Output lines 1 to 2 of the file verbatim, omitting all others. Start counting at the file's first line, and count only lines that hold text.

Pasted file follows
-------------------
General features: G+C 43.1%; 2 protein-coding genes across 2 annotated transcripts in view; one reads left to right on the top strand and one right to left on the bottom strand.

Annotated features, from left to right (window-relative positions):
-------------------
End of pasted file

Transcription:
General features: G+C 43.1%; 2 protein-coding genes across 2 annotated transcripts in view; one reads left to right on the top strand and one right to left on the bottom strand.

Annotated features, from left to right (window-relative positions):